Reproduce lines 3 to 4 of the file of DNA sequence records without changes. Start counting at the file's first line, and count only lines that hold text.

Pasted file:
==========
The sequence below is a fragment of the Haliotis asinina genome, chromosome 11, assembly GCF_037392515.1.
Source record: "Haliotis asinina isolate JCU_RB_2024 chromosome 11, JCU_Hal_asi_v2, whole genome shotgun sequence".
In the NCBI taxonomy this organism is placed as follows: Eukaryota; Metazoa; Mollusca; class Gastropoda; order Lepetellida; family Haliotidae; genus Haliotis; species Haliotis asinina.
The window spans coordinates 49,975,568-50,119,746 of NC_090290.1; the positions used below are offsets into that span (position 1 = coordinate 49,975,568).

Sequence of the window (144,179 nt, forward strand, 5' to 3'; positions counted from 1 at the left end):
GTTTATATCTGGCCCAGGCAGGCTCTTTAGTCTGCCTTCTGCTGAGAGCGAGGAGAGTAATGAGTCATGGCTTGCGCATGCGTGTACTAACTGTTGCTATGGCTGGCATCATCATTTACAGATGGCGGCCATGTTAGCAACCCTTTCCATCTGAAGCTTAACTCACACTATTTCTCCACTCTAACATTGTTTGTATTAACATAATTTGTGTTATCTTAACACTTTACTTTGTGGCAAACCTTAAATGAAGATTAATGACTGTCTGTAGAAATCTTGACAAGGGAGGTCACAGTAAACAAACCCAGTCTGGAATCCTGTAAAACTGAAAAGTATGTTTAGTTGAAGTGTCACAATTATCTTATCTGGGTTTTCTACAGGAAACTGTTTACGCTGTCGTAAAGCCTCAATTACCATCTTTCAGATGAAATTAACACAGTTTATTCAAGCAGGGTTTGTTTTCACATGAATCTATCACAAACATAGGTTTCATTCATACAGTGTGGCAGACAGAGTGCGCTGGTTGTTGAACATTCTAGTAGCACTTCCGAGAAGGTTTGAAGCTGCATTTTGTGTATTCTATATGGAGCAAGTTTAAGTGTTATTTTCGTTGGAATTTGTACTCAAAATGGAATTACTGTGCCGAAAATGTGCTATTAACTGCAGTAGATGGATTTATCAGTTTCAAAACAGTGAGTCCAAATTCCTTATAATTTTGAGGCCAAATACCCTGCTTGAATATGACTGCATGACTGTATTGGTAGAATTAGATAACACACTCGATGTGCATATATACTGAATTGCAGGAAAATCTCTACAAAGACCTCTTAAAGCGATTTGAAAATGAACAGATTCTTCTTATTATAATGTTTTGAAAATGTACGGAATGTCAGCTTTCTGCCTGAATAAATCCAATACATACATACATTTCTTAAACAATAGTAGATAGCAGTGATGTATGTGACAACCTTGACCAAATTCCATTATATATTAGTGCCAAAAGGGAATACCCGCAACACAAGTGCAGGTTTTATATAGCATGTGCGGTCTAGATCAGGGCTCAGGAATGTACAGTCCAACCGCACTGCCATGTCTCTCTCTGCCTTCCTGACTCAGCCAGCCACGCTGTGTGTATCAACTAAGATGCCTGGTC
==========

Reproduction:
In the NCBI taxonomy this organism is placed as follows: Eukaryota; Metazoa; Mollusca; class Gastropoda; order Lepetellida; family Haliotidae; genus Haliotis; species Haliotis asinina.
The window spans coordinates 49,975,568-50,119,746 of NC_090290.1; the positions used below are offsets into that span (position 1 = coordinate 49,975,568).